Kansas DOT Notches Milestone BVLOS Flight

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The Kansas Department of Transportation’s (KDOT) Unmanned Aircraft Systems (UAS) Integration Pilot Program (IPP) has successfully completed the first beyond-visual-line-of-sight (BVLOS) drone operation using only onboard detect-and-avoid systems.

The flight marks the first time under Part 107 the FAA has authorized an operation to fly BVLOS without a requirement for visual observers or a ground-based radar. The FAA’s approval for the flight was granted based on the utilization of Iris Automation’s detect-and-avoid system, called Casia, which provides commercial drones with automated collision avoidance maneuvers.

The nine-mile flight was conducted by a fixed-wing drone and allowed a Kansas State University Polytechnic Campus team and Iris Automation flight team to inspect power lines in collaboration with the state’s largest energy provider, Evergy Inc. In the first two days of flights, the team completed more than 150 miles BVLOS.

Historically, all FAA-issued Part 107 BVLOS waivers have required visual observers or ground-based radar. These mitigations limit the possibility of true BVLOS flights, as they are typically prohibitively expensive and limit operations to pre-defined corridor areas with radar coverage. This approval is the first of its kind for long line linear infrastructure and is the first step to enable routine commercial infrastructure inspection across the state.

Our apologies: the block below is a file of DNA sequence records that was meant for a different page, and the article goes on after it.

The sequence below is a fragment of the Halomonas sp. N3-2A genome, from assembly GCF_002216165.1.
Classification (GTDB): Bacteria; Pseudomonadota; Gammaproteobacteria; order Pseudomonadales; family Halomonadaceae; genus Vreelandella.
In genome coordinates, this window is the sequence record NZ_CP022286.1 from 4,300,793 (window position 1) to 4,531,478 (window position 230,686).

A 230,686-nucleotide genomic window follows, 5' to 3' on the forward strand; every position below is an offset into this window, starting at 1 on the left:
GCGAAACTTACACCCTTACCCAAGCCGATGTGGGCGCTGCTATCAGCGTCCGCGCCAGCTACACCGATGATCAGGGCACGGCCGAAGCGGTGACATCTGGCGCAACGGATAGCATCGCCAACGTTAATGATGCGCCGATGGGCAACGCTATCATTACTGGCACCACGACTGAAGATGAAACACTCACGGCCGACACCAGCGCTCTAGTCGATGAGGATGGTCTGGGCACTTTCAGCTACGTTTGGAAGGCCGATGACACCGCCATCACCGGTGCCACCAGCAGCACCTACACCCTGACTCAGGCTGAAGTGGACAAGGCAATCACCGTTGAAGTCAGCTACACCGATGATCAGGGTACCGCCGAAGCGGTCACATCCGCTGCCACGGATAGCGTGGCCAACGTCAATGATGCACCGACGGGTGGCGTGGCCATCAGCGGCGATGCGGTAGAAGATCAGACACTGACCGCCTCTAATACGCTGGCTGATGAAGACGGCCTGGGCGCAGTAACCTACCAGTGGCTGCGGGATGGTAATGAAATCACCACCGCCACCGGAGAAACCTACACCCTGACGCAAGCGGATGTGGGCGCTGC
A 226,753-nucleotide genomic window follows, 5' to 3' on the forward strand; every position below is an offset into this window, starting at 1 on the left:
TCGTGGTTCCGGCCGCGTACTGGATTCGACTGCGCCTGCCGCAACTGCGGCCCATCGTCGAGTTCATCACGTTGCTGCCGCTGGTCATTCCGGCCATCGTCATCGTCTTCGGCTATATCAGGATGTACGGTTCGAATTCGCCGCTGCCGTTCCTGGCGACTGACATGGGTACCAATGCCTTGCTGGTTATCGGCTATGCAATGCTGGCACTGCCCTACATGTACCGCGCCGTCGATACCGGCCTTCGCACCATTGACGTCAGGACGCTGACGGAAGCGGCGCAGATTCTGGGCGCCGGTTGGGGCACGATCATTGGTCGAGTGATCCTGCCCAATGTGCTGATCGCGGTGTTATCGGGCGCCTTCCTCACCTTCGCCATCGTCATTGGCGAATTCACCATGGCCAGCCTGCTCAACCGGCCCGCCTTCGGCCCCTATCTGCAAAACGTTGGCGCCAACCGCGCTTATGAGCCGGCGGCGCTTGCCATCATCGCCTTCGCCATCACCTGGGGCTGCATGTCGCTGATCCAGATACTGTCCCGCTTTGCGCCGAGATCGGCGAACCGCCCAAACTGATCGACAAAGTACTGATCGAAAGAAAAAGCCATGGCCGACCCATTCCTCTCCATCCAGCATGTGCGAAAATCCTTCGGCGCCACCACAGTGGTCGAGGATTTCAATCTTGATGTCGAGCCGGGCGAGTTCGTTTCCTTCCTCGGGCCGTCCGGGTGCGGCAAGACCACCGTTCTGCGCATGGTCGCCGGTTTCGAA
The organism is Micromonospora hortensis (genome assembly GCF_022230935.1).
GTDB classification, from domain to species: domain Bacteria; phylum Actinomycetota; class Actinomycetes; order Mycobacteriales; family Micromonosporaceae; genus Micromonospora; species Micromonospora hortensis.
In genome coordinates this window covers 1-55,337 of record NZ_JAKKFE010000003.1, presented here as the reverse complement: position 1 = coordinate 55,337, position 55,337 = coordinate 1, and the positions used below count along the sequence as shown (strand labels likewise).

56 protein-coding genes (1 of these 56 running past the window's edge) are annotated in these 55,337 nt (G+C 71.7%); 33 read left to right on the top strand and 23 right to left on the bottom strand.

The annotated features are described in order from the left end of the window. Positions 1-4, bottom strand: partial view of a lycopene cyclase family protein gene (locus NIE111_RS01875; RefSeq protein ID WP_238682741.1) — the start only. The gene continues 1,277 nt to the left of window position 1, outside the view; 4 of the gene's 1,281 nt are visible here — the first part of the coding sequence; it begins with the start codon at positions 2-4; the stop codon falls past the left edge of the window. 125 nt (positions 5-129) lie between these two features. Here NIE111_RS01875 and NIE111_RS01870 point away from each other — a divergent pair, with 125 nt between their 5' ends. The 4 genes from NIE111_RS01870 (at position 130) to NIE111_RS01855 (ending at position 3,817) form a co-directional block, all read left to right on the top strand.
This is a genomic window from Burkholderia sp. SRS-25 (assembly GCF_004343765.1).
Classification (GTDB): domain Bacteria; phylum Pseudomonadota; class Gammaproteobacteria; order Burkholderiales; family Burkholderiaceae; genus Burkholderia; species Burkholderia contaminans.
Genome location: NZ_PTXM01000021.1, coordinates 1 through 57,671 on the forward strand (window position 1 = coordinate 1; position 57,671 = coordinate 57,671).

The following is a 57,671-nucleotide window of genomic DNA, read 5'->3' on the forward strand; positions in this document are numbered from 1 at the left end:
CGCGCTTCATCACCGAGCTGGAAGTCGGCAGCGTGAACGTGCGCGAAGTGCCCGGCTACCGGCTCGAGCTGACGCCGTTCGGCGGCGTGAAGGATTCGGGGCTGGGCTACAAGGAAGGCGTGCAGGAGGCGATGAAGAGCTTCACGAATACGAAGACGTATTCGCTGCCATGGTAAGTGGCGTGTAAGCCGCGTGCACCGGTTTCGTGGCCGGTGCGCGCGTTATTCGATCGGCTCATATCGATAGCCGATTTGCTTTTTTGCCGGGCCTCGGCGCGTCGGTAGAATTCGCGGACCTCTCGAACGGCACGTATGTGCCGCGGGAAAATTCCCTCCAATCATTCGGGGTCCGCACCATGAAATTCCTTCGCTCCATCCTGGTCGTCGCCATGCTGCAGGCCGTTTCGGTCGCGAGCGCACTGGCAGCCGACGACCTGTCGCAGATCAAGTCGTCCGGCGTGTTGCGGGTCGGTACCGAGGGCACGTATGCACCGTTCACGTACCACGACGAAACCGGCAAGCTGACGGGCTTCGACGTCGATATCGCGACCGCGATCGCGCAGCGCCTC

“This marks the first true BVLOS flight in the nation and is a tremendous milestone for the drone industry,” says Iris Automation CEO Alexander Harmsen. “We see this as one of the most notable accomplishments to come from the IPP program to date. We’re thrilled to set the precedent and bring our industry’s utilization of drones from dream to reality.”

The Iris Automation Casia system is a turnkey solution that detects, tracks and classifies other aircraft and makes intelligent decisions about the threat they may pose to the vehicle. It then triggers automated maneuvers to avoid collisions, and alerts the pilot in command of the mission. The tool is being used by customers globally, including in regulatory programs around the world.

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